ALMATY, Kazakhstan: An Iranian satellite launched by Russia blasted off from Kazakhstan Tuesday and reached orbit amid controversy that Moscow might use it to boost its surveillance of military targets in Ukraine.
As Russia’s international isolation grows following Western sanctions over its invasion of Ukraine, the Kremlin is seeking to pivot Russia towards the Middle East, Asia and Africa and find new clients for the country’s embattled space programme.
Speaking at the Moscow-controlled Baikonur cosmodrome in the Kazakh steppe, Russian space chief Yury Borisov hailed “an important milestone in Russian-Iranian bilateral cooperation, opening the way to the implementation of new and even larger projects”.
Iran’s Telecommunications Minister Issa Zarepour, who also attended the launch of the Khayyam satellite, called the event “historic” and “a turning point for the start of a new interaction in the field of space between our two countries”.
Nasser Kanani, the Iranian foreign ministry spokesman, said on Twitter that “the brilliant path of scientific and technological progress of the Islamic republic of Iran continues despite sanctions and the enemies’ maximum pressure”.
Iran, which has maintained ties with Moscow and refrained from criticism of the Ukraine invasion, has sought to deflect suspicions that Moscow could use Khayyam to spy on Ukraine.
Last week, The Washington Post quoted anonymous Western intelligence officials as saying that Russia “plans to use the satellite for several months or longer” to assist its war efforts before allowing Iran to take control.
Less than two hours after the satellite was launched on a Soyuz-2.1b rocket, the Iran Space Agency (ISA) said “ground stations of the Iran Space Agency” had already received “first telemetric data”.
The space agency stressed on Sunday that the Islamic republic would control the satellite “from day one” in an apparent reaction to the Post’s report.
“No third country is able to access the information” sent by the satellite due to its “encrypted algorithm”, it said.
The purpose of Khayyam is to “monitor the country’s borders”, enhance agricultural productivity and monitor water resources and natural disasters, according to the space agency.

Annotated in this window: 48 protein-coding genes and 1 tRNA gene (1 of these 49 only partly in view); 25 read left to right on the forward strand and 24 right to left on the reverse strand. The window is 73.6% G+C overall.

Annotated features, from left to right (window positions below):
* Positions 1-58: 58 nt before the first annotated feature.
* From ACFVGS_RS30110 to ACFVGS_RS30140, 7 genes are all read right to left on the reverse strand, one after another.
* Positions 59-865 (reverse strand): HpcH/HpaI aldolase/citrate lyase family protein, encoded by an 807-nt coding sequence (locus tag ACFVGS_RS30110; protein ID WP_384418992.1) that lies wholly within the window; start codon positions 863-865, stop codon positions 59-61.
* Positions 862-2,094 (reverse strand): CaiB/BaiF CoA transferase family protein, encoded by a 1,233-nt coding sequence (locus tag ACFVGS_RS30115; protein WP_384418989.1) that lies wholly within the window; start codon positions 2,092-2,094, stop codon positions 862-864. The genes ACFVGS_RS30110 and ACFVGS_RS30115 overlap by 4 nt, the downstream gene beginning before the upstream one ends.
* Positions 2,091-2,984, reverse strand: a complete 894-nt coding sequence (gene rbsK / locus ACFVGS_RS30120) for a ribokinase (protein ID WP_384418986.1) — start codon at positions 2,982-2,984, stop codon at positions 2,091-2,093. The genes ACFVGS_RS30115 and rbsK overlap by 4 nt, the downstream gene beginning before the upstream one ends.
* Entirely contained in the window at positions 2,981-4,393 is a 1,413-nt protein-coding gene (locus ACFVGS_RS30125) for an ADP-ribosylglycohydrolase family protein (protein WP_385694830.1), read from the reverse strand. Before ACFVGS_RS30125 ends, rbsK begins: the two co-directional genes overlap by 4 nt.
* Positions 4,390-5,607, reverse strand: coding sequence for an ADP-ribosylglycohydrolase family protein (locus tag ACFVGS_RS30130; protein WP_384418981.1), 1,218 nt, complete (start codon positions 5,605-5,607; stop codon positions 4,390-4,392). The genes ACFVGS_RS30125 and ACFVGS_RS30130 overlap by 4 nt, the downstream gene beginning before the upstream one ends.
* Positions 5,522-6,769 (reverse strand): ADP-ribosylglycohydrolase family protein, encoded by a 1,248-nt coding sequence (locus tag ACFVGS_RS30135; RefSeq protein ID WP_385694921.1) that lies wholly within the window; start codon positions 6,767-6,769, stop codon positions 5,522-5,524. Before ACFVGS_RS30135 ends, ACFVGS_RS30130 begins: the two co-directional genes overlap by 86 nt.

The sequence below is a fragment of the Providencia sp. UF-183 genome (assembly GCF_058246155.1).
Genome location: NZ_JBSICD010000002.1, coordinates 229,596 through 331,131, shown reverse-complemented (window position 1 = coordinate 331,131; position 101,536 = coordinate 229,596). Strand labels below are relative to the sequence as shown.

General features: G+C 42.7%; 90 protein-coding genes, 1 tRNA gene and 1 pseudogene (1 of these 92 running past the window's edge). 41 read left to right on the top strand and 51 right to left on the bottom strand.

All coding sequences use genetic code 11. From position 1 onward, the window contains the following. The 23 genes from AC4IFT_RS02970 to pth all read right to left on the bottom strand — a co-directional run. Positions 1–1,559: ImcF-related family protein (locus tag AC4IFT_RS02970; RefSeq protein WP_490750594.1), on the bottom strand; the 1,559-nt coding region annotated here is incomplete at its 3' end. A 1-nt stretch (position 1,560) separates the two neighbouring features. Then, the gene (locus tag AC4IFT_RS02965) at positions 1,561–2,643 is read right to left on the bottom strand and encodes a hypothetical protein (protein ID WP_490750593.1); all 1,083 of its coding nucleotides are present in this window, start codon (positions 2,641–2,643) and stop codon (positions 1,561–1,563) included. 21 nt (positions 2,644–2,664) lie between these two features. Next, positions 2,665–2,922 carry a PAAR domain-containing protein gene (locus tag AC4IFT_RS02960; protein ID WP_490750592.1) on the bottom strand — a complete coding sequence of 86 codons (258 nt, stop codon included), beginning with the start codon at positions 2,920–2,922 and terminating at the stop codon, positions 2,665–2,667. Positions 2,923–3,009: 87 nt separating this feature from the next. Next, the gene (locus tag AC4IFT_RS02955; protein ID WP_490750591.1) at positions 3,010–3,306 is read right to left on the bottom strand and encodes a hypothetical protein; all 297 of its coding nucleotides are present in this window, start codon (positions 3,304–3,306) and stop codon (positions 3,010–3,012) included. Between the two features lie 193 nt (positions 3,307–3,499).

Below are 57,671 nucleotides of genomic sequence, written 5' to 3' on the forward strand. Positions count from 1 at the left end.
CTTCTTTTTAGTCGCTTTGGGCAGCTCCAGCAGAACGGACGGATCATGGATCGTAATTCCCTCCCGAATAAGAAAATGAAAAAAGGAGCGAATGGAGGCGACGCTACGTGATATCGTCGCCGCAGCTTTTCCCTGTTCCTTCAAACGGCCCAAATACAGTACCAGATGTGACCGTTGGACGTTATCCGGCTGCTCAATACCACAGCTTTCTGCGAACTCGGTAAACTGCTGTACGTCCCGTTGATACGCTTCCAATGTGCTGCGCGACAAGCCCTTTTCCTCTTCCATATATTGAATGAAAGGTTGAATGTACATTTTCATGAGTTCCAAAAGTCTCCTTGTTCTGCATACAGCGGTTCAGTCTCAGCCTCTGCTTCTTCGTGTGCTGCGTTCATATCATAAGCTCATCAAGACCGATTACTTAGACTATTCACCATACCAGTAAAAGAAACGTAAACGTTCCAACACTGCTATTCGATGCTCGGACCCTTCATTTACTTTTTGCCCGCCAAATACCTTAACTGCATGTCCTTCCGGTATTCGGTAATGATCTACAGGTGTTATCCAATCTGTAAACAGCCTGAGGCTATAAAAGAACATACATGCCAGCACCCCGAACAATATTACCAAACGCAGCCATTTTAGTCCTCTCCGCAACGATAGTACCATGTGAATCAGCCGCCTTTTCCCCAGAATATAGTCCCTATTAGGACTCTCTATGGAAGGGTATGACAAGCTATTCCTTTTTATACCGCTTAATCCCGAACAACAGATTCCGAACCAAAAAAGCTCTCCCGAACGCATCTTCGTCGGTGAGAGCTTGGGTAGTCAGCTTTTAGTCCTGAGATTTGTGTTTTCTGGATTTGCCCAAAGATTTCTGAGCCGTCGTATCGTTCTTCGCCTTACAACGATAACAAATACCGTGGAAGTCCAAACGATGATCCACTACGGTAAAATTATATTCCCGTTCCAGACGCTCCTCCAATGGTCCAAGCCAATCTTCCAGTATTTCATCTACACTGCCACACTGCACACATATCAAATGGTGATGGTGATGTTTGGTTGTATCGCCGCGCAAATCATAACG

Khayyam, apparently named after the 11th-century Persian polymath Omar Khayyam, will not be the first Iranian satellite that Russia has put into space.
In 2005, Iran’s Sina-1 satellite was deployed from Russia’s Plesetsk cosmodrome.
Iran is currently negotiating with world powers, including Moscow, to salvage a 2015 deal aimed at reining in Tehran’s nuclear ambitions.
The United States — which quit the landmark Joint Comprehensive Plan of Action or JCPOA in 2018 under then-president Donald Trump — has accused Iran of effectively supporting Russia’s war against Ukraine while adopting a “veil of neutrality”.
Russian President Vladimir Putin met Iranian counterpart Ebrahim Raisi and Supreme Leader Ayatollah Ali Khamenei in Tehran last month — one of his few trips abroad since Moscow’s February 24 invasion.
Iran’s Khamenei called for “long-term cooperation” with Russia during their meeting, and Tehran has refused to join international condemnation of Moscow’s invasion of its pro-Western neighbour.
Iran insists its space programme is for civilian and defence purposes only, and does not breach the 2015 nuclear deal, or any other international agreement.
Western governments worry that satellite launch systems incorporate technologies interchangeable with those used in ballistic missiles capable of delivering a nuclear warhead, something Iran has always denied wanting to build.
Iran successfully put its first military satellite into orbit in April 2020, drawing a sharp rebuke from the United States.
On the eve of the Khayyam launch, ISA praised “the high reliability factor of the Soyuz launcher”.
Borisov, who last month replaced bombastic nationalist Dmitry Rogozin as head of the Russian space agency, had acknowledged that the national space industry is in a “difficult situation” amid tensions with the West.
Russia will continue its space programme but end activities at the International Space Station — an outlier of cooperation between Moscow and the West — after 2024, he said.